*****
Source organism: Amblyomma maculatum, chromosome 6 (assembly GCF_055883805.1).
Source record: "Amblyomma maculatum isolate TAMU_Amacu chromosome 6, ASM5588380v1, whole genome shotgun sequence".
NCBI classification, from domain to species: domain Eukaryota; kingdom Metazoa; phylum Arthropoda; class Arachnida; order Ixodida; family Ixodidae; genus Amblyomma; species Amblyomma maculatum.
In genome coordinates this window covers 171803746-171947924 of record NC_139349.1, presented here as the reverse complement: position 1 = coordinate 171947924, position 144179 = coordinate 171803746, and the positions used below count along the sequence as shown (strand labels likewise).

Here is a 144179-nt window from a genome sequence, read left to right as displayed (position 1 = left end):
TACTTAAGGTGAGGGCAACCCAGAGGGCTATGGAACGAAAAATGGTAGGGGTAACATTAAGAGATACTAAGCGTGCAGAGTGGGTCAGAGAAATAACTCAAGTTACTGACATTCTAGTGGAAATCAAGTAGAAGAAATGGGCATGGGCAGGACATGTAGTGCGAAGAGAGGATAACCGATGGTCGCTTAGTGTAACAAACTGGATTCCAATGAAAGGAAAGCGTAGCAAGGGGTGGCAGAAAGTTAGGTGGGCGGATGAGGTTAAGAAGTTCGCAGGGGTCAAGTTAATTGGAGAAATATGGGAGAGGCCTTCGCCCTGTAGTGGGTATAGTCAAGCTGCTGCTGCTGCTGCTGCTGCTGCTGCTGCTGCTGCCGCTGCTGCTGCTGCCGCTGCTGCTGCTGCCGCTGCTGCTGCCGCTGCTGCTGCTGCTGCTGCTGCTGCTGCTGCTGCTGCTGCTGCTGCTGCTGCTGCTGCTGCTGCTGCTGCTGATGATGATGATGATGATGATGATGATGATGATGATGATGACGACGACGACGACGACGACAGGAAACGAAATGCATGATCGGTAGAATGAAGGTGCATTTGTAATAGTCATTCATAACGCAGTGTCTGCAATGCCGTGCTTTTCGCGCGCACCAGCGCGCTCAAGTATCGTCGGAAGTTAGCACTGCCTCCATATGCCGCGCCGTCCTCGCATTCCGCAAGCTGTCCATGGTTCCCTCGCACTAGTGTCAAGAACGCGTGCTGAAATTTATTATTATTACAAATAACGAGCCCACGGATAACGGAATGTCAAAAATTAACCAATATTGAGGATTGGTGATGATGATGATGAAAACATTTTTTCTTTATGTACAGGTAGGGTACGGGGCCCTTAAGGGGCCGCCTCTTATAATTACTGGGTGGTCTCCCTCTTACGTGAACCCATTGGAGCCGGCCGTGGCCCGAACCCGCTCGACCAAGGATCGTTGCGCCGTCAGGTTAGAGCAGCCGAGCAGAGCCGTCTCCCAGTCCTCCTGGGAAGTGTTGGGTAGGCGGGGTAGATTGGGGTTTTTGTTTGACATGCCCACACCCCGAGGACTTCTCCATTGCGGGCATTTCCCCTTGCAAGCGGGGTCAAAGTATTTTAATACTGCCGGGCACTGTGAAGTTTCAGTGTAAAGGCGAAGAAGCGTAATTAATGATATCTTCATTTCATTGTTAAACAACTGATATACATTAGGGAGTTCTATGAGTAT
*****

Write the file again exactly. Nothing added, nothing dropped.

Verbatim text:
Source organism: Amblyomma maculatum, chromosome 6 (assembly GCF_055883805.1).
Source record: "Amblyomma maculatum isolate TAMU_Amacu chromosome 6, ASM5588380v1, whole genome shotgun sequence".
NCBI classification, from domain to species: domain Eukaryota; kingdom Metazoa; phylum Arthropoda; class Arachnida; order Ixodida; family Ixodidae; genus Amblyomma; species Amblyomma maculatum.
In genome coordinates this window covers 171803746-171947924 of record NC_139349.1, presented here as the reverse complement: position 1 = coordinate 171947924, position 144179 = coordinate 171803746, and the positions used below count along the sequence as shown (strand labels likewise).

Here is a 144179-nt window from a genome sequence, read left to right as displayed (position 1 = left end):
TACTTAAGGTGAGGGCAACCCAGAGGGCTATGGAACGAAAAATGGTAGGGGTAACATTAAGAGATACTAAGCGTGCAGAGTGGGTCAGAGAAATAACTCAAGTTACTGACATTCTAGTGGAAATCAAGTAGAAGAAATGGGCATGGGCAGGACATGTAGTGCGAAGAGAGGATAACCGATGGTCGCTTAGTGTAACAAACTGGATTCCAATGAAAGGAAAGCGTAGCAAGGGGTGGCAGAAAGTTAGGTGGGCGGATGAGGTTAAGAAGTTCGCAGGGGTCAAGTTAATTGGAGAAATATGGGAGAGGCCTTCGCCCTGTAGTGGGTATAGTCAAGCTGCTGCTGCTGCTGCTGCTGCTGCTGCTGCTGCTGCCGCTGCTGCTGCTGCCGCTGCTGCTGCTGCCGCTGCTGCTGCCGCTGCTGCTGCTGCTGCTGCTGCTGCTGCTGCTGCTGCTGCTGCTGCTGCTGCTGCTGCTGCTGCTGCTGCTGATGATGATGATGATGATGATGATGATGATGATGATGATGACGACGACGACGACGACGACAGGAAACGAAATGCATGATCGGTAGAATGAAGGTGCATTTGTAATAGTCATTCATAACGCAGTGTCTGCAATGCCGTGCTTTTCGCGCGCACCAGCGCGCTCAAGTATCGTCGGAAGTTAGCACTGCCTCCATATGCCGCGCCGTCCTCGCATTCCGCAAGCTGTCCATGGTTCCCTCGCACTAGTGTCAAGAACGCGTGCTGAAATTTATTATTATTACAAATAACGAGCCCACGGATAACGGAATGTCAAAAATTAACCAATATTGAGGATTGGTGATGATGATGATGAAAACATTTTTTCTTTATGTACAGGTAGGGTACGGGGCCCTTAAGGGGCCGCCTCTTATAATTACTGGGTGGTCTCCCTCTTACGTGAACCCATTGGAGCCGGCCGTGGCCCGAACCCGCTCGACCAAGGATCGTTGCGCCGTCAGGTTAGAGCAGCCGAGCAGAGCCGTCTCCCAGTCCTCCTGGGAAGTGTTGGGTAGGCGGGGTAGATTGGGGTTTTTGTTTGACATGCCCACACCCCGAGGACTTCTCCATTGCGGGCATTTCCCCTTGCAAGCGGGGTCAAAGTATTTTAATACTGCCGGGCACTGTGAAGTTTCAGTGTAAAGGCGAAGAAGCGTAATTAATGATATCTTCATTTCATTGTTAAACAACTGATATACATTAGGGAGTTCTATGAGTAT